The concept of snowplow parenting may not be for everyone, but “panda parenting” is meant to be the alternative.
The term was first dubbed in April by author Esther Wojcicki in the Telegraph. As she described it, panda parenting gives children freedom to make decisions for themselves (within reason).
Recently speaking with the Daily Mail, Wojcicki said she allowed her daughters to walk to school alone or quit a musical instrument if they were no longer interested. Panda parents allow children to do things for themselves without parents getting in the way. But it doesn’t mean panda parents are lazy.
“Panda mums aren’t lazy. What they do is give children scaffolding to let them go free. Instead of always intervening, you only help when they need it,” she told the site.
Parenting blogger Tom Briggs of East Sussex in the U.K. recently wrote about being a panda parent himself.
“I’ve only just realized that I’m a panda parent but consider myself one as what I’ve read about it tallies with my approach,” he told Global News. “Namely that I try to gently guide my children rather than do too much for them. Obviously, I’m there if they need help, but it’s important that kids are allowed to learn in their own terms within reason.”
Briggs argued it is harder for children to be children these days.
“Here in the U.K., primary school children as young as five are getting regular homework. They shouldn’t be under such stress at such a young age so, as much as possible, I try to let them do their own thing at home,” he continued.
Although there is some concern that panda parents allow their children to get as much screen time as they want, Briggs said this isn’t true.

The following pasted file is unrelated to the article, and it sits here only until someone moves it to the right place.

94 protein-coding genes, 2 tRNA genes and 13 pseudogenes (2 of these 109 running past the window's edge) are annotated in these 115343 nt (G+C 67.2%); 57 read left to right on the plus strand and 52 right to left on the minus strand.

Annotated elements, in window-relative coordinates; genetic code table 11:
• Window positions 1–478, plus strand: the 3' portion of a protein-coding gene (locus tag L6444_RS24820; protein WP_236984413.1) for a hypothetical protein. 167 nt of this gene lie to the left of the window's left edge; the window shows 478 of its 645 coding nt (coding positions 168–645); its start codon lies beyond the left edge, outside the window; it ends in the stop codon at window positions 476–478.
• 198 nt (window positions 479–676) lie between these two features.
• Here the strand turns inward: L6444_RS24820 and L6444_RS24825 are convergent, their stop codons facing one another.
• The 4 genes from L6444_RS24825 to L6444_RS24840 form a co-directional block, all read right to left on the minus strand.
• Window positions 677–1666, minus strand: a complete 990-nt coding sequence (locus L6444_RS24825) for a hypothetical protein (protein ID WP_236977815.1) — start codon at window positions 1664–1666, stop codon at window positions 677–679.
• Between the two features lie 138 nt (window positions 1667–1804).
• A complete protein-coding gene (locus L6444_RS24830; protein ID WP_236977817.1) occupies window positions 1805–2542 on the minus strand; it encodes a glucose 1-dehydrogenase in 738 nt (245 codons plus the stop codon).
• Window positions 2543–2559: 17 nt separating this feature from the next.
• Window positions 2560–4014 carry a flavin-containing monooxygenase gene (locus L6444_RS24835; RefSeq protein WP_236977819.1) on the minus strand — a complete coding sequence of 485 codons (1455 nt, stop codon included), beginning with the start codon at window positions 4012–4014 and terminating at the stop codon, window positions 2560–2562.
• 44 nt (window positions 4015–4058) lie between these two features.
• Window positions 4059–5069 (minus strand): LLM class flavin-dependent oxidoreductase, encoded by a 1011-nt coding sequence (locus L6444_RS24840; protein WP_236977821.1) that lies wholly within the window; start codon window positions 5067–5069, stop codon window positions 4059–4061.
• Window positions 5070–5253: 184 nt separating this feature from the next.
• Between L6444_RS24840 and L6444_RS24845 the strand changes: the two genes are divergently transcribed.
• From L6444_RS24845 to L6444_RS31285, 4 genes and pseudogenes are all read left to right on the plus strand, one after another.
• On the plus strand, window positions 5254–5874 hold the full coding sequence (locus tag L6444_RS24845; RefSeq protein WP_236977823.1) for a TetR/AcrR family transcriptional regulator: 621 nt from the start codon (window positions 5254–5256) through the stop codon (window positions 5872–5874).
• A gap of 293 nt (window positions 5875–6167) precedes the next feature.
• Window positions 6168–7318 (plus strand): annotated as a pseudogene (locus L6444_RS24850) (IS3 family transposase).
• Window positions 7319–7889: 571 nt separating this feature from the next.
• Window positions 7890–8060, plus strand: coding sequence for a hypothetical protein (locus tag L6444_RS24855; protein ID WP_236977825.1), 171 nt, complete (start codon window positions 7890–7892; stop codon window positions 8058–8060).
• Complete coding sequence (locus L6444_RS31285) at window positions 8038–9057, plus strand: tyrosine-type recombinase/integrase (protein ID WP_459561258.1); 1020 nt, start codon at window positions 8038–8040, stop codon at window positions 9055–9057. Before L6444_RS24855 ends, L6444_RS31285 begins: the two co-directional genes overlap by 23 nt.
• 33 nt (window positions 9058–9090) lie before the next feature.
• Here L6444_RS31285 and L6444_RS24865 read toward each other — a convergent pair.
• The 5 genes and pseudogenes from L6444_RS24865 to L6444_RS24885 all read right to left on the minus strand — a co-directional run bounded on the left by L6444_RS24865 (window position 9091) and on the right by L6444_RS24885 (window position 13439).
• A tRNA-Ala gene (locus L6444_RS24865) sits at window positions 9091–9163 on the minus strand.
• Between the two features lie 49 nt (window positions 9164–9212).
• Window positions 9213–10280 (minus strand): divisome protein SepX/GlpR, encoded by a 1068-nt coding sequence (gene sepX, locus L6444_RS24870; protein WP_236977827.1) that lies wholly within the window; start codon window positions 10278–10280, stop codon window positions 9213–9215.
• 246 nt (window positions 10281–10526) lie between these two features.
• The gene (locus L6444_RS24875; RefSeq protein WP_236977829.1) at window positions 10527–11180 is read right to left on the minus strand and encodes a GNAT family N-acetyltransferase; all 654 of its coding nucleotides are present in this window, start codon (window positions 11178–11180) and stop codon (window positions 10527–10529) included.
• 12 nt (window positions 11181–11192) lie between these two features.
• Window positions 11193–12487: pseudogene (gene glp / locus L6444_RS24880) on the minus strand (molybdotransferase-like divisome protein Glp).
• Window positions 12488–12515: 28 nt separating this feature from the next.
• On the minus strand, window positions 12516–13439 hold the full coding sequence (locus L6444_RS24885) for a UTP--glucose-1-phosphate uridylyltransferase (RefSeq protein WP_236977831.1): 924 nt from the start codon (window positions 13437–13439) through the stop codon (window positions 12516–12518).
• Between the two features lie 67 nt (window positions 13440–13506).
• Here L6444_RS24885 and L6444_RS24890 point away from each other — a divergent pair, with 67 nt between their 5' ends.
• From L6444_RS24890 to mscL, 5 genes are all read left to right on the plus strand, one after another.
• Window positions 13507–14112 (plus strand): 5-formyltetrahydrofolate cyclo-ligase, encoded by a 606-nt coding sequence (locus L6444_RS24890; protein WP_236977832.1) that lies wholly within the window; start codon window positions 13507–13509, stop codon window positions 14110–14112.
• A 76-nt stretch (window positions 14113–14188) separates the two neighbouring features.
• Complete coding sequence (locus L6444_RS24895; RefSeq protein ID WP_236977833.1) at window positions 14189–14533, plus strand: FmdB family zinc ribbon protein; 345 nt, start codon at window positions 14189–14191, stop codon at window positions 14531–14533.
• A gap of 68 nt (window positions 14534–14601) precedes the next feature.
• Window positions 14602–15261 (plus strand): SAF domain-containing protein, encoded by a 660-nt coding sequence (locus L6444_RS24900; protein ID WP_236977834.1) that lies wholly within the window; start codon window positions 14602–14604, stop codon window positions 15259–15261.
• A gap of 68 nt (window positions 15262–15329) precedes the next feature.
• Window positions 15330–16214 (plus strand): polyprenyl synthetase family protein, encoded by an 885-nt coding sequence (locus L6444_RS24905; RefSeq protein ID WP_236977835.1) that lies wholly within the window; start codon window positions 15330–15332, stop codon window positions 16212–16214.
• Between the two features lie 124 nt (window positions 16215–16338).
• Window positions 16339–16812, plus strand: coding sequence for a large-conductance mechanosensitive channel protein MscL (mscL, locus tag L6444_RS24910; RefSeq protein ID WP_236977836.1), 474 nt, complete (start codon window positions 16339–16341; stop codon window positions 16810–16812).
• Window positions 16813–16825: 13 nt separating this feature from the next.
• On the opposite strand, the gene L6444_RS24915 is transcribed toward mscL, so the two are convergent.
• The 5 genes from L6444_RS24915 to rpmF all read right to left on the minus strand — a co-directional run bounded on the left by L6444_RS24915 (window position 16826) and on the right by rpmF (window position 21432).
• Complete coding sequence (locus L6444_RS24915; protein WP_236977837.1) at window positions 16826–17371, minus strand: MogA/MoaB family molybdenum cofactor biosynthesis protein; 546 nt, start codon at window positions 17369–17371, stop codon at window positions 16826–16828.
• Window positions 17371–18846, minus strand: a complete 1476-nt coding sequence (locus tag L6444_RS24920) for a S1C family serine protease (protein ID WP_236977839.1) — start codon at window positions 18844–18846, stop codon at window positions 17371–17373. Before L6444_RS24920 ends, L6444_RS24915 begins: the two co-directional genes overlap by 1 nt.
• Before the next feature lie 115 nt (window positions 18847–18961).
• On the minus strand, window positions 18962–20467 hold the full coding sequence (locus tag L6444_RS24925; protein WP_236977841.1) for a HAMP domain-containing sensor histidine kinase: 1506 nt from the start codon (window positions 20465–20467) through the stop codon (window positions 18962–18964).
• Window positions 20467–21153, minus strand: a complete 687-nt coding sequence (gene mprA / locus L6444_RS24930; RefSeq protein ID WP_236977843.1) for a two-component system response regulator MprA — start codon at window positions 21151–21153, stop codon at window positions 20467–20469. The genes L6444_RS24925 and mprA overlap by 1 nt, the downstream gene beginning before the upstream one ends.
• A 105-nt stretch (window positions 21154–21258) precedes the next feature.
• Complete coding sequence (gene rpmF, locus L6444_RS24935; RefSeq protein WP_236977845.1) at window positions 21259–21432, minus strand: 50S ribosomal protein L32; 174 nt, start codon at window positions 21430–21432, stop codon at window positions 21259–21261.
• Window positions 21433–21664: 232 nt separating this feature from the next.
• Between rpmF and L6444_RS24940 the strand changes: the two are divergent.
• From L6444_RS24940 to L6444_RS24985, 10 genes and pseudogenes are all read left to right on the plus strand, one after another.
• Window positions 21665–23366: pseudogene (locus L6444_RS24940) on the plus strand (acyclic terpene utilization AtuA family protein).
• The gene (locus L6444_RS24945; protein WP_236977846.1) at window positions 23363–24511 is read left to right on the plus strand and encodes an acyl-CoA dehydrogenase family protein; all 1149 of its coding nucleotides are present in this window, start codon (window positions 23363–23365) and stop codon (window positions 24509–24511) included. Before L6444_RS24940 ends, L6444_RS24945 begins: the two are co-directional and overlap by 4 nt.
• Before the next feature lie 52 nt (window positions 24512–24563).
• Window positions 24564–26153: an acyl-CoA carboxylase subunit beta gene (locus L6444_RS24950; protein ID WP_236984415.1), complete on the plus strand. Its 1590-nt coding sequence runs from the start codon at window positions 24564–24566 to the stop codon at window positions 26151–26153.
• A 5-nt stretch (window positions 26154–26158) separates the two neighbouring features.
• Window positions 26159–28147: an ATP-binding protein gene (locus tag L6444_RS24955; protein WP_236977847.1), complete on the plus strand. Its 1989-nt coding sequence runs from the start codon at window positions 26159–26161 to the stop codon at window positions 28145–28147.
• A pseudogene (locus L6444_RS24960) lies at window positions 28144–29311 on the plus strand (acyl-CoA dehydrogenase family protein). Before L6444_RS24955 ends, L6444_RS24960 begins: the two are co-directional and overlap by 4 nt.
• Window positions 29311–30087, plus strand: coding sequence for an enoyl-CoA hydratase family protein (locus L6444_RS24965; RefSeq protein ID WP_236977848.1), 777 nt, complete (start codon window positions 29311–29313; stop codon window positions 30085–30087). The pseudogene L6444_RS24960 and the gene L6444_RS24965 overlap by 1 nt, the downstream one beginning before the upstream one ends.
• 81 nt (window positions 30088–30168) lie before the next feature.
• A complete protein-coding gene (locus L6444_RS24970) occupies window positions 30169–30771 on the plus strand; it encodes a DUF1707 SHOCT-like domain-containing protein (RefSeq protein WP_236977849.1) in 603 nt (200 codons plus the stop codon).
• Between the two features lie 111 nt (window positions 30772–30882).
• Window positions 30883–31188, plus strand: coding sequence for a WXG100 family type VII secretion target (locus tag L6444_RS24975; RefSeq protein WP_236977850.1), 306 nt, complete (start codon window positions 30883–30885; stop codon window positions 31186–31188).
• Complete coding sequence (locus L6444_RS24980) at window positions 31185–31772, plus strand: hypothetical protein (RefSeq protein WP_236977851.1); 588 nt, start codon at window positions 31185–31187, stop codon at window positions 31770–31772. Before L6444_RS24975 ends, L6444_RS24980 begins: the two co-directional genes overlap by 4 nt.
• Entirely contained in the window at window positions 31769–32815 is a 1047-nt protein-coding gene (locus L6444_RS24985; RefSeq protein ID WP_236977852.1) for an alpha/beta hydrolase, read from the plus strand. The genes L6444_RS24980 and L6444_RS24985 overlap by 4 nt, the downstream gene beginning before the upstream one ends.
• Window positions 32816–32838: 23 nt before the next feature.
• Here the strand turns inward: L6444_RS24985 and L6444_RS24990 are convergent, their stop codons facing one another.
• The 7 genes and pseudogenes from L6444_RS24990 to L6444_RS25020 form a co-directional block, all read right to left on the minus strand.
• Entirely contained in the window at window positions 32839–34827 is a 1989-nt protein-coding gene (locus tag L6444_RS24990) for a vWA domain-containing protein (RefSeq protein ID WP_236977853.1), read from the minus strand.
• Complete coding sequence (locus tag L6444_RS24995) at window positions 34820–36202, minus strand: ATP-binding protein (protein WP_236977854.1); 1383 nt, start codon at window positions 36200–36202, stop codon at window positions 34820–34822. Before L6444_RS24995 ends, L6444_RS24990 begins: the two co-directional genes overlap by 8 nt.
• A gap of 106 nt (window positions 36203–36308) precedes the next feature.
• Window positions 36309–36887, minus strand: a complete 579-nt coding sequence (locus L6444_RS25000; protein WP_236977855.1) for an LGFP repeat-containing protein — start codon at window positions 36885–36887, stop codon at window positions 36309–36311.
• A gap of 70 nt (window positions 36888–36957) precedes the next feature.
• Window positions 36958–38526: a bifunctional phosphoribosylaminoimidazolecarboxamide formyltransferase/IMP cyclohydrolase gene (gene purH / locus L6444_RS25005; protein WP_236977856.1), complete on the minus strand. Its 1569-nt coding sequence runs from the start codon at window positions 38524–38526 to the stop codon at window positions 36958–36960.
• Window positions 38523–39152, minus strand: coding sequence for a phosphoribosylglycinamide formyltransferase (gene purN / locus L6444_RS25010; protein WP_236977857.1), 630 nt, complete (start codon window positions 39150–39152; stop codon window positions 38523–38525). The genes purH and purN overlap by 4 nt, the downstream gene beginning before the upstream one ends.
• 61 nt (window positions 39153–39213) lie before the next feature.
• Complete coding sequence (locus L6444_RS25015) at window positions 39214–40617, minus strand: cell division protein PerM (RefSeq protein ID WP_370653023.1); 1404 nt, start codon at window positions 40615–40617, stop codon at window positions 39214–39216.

“We limit screen time… They’re encouraged to play with toys or in the garden much more and they’re happy with that.”
Pros and cons
Briggs said a pro of panda parenting is that it allows children to be more independent and pick up responsibilities at a younger age.
“It also enables them to learn from their mistakes in a way that other approaches don’t necessarily accommodate,” he added.
Parenting expert Maureen Dennis told Global News that allowing children to learn from their mistakes teaches them the importance of failing and moving on.
“In my experience, kids who are given the chance to exceed their own expectations go on to set bigger goals for themselves and use their knowledge and resources even more effectively in the future.”
But some panda parents are judged for these methods, she said.
“You aren’t doing everything for your children; it may be perceived as ‘lazy parenting,'” she said.
“This can leave parents questioning their own values when others judge them. I tend to find parents of lots of kids naturally more easygoing as parents. Once you are officially outnumbered, you tend to expect more from your kids, and life becomes more of a team effort, which is not laziness — it’s delegation.”
Simple ways to add panda parenting to your routine
Dennis added that when parents are too involved (think snowplow parenting) it robs children of learning.
“Let’s take making lunches as an example. Every kid six years old and older is more than capable of putting food in a bag for themselves,” she said. “It’s the parents’ job to make sure there is food to make lunch and to give guidance on what makes up an acceptable lunch.”
She added that during this time of the year (when school wraps up), many parents post messages of relief to social media about not having to pack lunches for their children anymore.
“Which always has me baffled. First of all, kids can and should make their own lunches, and once it’s summer, don’t their kids still eat lunch? Who’s making these easy summer lunches?” she said.
Making your own lunch or packing a lunch bag is just one example of something that can turn into a routine, she said.
And Briggs pointed out that it’s OK for parents to change their parenting style over time.
“I’ve definitely evolved as a parent over the years. I was probably more of a helicopter or snowplow parent before, but things have changed a lot since I first became a dad. It has probably been influenced by a combination of experience plus the shifting dynamic of having three children,” he said.
“This method definitely works for me at the moment. I don’t know whether that will always remain the case, particularly once we hit the teenage years but, for now, it’s an approach that works because my children respond well to it.”